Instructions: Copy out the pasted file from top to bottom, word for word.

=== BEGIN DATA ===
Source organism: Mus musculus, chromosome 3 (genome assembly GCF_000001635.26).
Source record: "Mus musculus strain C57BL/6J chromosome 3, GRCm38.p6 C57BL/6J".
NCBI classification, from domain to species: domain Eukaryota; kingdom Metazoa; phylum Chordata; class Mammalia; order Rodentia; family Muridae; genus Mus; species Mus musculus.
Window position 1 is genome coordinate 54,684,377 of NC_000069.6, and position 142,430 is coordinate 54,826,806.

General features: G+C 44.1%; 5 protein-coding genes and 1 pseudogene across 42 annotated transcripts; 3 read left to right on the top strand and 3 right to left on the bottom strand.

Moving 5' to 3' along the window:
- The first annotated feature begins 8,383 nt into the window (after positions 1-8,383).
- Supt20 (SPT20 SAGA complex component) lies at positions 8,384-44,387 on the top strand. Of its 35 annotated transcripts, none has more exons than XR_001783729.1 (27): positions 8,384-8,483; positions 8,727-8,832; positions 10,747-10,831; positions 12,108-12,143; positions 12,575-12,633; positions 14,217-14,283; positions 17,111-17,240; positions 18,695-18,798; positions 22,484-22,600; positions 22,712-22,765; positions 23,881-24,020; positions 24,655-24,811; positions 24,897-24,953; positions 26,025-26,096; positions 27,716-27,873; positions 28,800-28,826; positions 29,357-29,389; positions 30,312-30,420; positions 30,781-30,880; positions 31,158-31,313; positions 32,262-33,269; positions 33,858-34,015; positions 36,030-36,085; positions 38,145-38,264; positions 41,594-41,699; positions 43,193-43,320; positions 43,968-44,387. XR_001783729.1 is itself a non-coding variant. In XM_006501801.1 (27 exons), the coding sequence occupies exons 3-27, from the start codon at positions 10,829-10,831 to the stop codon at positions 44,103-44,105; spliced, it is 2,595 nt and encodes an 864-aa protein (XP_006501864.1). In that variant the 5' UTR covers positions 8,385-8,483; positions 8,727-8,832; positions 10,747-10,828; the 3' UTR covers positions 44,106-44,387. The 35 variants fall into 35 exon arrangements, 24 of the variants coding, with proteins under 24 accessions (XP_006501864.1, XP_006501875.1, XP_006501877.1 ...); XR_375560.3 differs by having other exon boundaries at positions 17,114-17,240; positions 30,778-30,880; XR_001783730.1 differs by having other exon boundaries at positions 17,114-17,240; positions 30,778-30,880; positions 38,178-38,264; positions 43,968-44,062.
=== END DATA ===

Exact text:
Source organism: Mus musculus, chromosome 3 (genome assembly GCF_000001635.26).
Source record: "Mus musculus strain C57BL/6J chromosome 3, GRCm38.p6 C57BL/6J".
NCBI classification, from domain to species: domain Eukaryota; kingdom Metazoa; phylum Chordata; class Mammalia; order Rodentia; family Muridae; genus Mus; species Mus musculus.
Window position 1 is genome coordinate 54,684,377 of NC_000069.6, and position 142,430 is coordinate 54,826,806.

General features: G+C 44.1%; 5 protein-coding genes and 1 pseudogene across 42 annotated transcripts; 3 read left to right on the top strand and 3 right to left on the bottom strand.

Moving 5' to 3' along the window:
- The first annotated feature begins 8,383 nt into the window (after positions 1-8,383).
- Supt20 (SPT20 SAGA complex component) lies at positions 8,384-44,387 on the top strand. Of its 35 annotated transcripts, none has more exons than XR_001783729.1 (27): positions 8,384-8,483; positions 8,727-8,832; positions 10,747-10,831; positions 12,108-12,143; positions 12,575-12,633; positions 14,217-14,283; positions 17,111-17,240; positions 18,695-18,798; positions 22,484-22,600; positions 22,712-22,765; positions 23,881-24,020; positions 24,655-24,811; positions 24,897-24,953; positions 26,025-26,096; positions 27,716-27,873; positions 28,800-28,826; positions 29,357-29,389; positions 30,312-30,420; positions 30,781-30,880; positions 31,158-31,313; positions 32,262-33,269; positions 33,858-34,015; positions 36,030-36,085; positions 38,145-38,264; positions 41,594-41,699; positions 43,193-43,320; positions 43,968-44,387. XR_001783729.1 is itself a non-coding variant. In XM_006501801.1 (27 exons), the coding sequence occupies exons 3-27, from the start codon at positions 10,829-10,831 to the stop codon at positions 44,103-44,105; spliced, it is 2,595 nt and encodes an 864-aa protein (XP_006501864.1). In that variant the 5' UTR covers positions 8,385-8,483; positions 8,727-8,832; positions 10,747-10,828; the 3' UTR covers positions 44,106-44,387. The 35 variants fall into 35 exon arrangements, 24 of the variants coding, with proteins under 24 accessions (XP_006501864.1, XP_006501875.1, XP_006501877.1 ...); XR_375560.3 differs by having other exon boundaries at positions 17,114-17,240; positions 30,778-30,880; XR_001783730.1 differs by having other exon boundaries at positions 17,114-17,240; positions 30,778-30,880; positions 38,178-38,264; positions 43,968-44,062.